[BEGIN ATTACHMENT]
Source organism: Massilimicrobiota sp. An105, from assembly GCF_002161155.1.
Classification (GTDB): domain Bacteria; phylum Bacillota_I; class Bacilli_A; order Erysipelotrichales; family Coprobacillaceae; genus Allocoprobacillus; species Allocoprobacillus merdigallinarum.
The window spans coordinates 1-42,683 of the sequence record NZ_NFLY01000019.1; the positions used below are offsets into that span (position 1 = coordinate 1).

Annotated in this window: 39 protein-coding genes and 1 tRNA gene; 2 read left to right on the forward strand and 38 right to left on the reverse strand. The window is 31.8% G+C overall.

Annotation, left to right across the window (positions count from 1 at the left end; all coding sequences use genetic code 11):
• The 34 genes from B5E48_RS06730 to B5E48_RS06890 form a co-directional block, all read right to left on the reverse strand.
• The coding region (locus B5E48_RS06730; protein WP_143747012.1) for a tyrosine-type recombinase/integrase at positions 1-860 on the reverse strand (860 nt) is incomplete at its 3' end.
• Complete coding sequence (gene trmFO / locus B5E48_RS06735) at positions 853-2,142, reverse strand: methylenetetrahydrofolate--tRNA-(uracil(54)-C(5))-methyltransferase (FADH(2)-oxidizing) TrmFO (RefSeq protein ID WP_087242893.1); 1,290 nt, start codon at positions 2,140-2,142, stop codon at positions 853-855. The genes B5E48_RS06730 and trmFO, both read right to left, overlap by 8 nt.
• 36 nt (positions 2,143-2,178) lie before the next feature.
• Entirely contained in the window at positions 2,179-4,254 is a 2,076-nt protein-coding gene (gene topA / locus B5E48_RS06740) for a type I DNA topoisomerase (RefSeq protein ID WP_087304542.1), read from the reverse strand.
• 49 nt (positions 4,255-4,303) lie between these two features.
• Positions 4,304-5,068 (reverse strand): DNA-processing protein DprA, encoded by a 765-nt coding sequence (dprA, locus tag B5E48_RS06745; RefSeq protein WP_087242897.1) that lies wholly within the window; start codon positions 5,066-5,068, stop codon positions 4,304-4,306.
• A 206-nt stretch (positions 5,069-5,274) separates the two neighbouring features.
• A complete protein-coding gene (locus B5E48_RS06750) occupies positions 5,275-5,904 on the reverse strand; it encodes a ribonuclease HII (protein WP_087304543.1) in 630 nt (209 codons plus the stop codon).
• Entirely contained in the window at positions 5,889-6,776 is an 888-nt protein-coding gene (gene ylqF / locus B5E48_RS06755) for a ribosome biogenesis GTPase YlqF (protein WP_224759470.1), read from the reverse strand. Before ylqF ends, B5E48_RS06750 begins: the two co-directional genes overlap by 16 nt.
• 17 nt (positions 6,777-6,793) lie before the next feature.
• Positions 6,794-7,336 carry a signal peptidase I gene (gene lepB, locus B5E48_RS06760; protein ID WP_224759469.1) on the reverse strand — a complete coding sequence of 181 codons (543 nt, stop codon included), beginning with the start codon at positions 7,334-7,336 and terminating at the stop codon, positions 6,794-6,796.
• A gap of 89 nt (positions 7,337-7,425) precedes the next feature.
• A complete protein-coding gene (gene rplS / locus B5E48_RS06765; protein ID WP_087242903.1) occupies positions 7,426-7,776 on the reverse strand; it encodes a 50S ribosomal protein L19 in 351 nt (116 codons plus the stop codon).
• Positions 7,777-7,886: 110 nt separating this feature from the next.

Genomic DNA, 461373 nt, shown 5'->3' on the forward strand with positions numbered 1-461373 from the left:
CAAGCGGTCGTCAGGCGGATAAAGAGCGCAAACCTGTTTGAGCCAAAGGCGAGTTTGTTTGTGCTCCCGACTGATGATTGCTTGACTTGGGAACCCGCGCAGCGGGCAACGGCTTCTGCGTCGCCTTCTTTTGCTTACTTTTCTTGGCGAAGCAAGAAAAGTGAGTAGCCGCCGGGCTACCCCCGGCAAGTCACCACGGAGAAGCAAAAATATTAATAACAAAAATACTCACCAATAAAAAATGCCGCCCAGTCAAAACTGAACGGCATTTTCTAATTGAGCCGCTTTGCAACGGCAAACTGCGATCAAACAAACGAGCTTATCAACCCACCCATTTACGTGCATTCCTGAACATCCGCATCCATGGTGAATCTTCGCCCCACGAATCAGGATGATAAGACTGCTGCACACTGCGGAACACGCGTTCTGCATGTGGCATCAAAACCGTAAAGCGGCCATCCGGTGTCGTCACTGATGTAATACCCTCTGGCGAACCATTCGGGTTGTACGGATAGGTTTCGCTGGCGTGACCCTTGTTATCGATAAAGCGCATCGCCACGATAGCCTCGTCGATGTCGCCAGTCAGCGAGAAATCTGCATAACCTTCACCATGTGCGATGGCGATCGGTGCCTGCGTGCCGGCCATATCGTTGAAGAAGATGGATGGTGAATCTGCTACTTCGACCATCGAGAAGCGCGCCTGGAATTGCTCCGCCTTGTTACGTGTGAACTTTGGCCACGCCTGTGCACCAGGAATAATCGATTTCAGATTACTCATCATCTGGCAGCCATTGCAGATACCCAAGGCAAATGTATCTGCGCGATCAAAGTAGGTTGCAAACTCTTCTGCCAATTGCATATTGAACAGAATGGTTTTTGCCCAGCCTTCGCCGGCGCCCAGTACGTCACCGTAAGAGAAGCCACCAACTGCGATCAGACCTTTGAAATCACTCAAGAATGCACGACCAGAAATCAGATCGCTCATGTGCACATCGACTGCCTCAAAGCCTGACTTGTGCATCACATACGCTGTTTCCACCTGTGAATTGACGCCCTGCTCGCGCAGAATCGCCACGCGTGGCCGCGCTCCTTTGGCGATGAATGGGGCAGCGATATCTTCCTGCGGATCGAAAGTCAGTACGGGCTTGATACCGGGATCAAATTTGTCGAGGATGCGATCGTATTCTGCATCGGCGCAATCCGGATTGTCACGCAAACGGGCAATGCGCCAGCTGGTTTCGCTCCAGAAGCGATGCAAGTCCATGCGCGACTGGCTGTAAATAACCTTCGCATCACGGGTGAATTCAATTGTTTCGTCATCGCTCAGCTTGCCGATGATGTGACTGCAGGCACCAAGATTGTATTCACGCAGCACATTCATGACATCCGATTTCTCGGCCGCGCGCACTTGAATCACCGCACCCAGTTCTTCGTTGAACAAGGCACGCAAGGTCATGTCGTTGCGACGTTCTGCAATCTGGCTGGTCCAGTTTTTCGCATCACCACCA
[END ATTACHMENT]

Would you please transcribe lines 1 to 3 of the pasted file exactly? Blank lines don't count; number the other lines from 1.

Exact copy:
Source organism: Massilimicrobiota sp. An105, from assembly GCF_002161155.1.
Classification (GTDB): domain Bacteria; phylum Bacillota_I; class Bacilli_A; order Erysipelotrichales; family Coprobacillaceae; genus Allocoprobacillus; species Allocoprobacillus merdigallinarum.
The window spans coordinates 1-42,683 of the sequence record NZ_NFLY01000019.1; the positions used below are offsets into that span (position 1 = coordinate 1).